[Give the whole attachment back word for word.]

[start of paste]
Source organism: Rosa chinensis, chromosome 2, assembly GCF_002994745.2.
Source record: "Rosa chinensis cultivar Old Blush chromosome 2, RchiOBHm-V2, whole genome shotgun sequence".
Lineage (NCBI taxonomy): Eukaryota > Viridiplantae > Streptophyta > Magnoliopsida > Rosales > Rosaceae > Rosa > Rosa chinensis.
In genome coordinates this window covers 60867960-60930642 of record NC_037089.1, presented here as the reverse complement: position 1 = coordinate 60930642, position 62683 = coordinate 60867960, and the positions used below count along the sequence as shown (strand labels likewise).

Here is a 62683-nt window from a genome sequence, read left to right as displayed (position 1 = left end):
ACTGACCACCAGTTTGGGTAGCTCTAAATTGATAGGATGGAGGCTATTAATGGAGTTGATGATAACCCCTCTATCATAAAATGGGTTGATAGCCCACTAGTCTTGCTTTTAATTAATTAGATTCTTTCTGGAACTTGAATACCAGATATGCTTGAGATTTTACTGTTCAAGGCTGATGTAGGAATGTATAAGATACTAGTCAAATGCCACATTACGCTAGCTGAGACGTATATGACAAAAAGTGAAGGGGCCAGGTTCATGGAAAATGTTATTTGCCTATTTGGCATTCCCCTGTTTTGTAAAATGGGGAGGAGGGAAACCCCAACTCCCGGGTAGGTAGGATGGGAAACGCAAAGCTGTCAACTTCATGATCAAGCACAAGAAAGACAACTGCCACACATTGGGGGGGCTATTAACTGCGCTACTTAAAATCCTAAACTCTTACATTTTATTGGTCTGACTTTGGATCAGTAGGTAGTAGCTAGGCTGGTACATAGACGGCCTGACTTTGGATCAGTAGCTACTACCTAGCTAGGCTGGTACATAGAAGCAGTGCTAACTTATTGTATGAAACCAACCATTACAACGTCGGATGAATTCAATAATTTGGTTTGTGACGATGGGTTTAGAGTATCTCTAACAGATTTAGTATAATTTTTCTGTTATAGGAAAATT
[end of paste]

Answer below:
Source organism: Rosa chinensis, chromosome 2, assembly GCF_002994745.2.
Source record: "Rosa chinensis cultivar Old Blush chromosome 2, RchiOBHm-V2, whole genome shotgun sequence".
Lineage (NCBI taxonomy): Eukaryota > Viridiplantae > Streptophyta > Magnoliopsida > Rosales > Rosaceae > Rosa > Rosa chinensis.
In genome coordinates this window covers 60867960-60930642 of record NC_037089.1, presented here as the reverse complement: position 1 = coordinate 60930642, position 62683 = coordinate 60867960, and the positions used below count along the sequence as shown (strand labels likewise).

Here is a 62683-nt window from a genome sequence, read left to right as displayed (position 1 = left end):
ACTGACCACCAGTTTGGGTAGCTCTAAATTGATAGGATGGAGGCTATTAATGGAGTTGATGATAACCCCTCTATCATAAAATGGGTTGATAGCCCACTAGTCTTGCTTTTAATTAATTAGATTCTTTCTGGAACTTGAATACCAGATATGCTTGAGATTTTACTGTTCAAGGCTGATGTAGGAATGTATAAGATACTAGTCAAATGCCACATTACGCTAGCTGAGACGTATATGACAAAAAGTGAAGGGGCCAGGTTCATGGAAAATGTTATTTGCCTATTTGGCATTCCCCTGTTTTGTAAAATGGGGAGGAGGGAAACCCCAACTCCCGGGTAGGTAGGATGGGAAACGCAAAGCTGTCAACTTCATGATCAAGCACAAGAAAGACAACTGCCACACATTGGGGGGGCTATTAACTGCGCTACTTAAAATCCTAAACTCTTACATTTTATTGGTCTGACTTTGGATCAGTAGGTAGTAGCTAGGCTGGTACATAGACGGCCTGACTTTGGATCAGTAGCTACTACCTAGCTAGGCTGGTACATAGAAGCAGTGCTAACTTATTGTATGAAACCAACCATTACAACGTCGGATGAATTCAATAATTTGGTTTGTGACGATGGGTTTAGAGTATCTCTAACAGATTTAGTATAATTTTTCTGTTATAGGAAAATT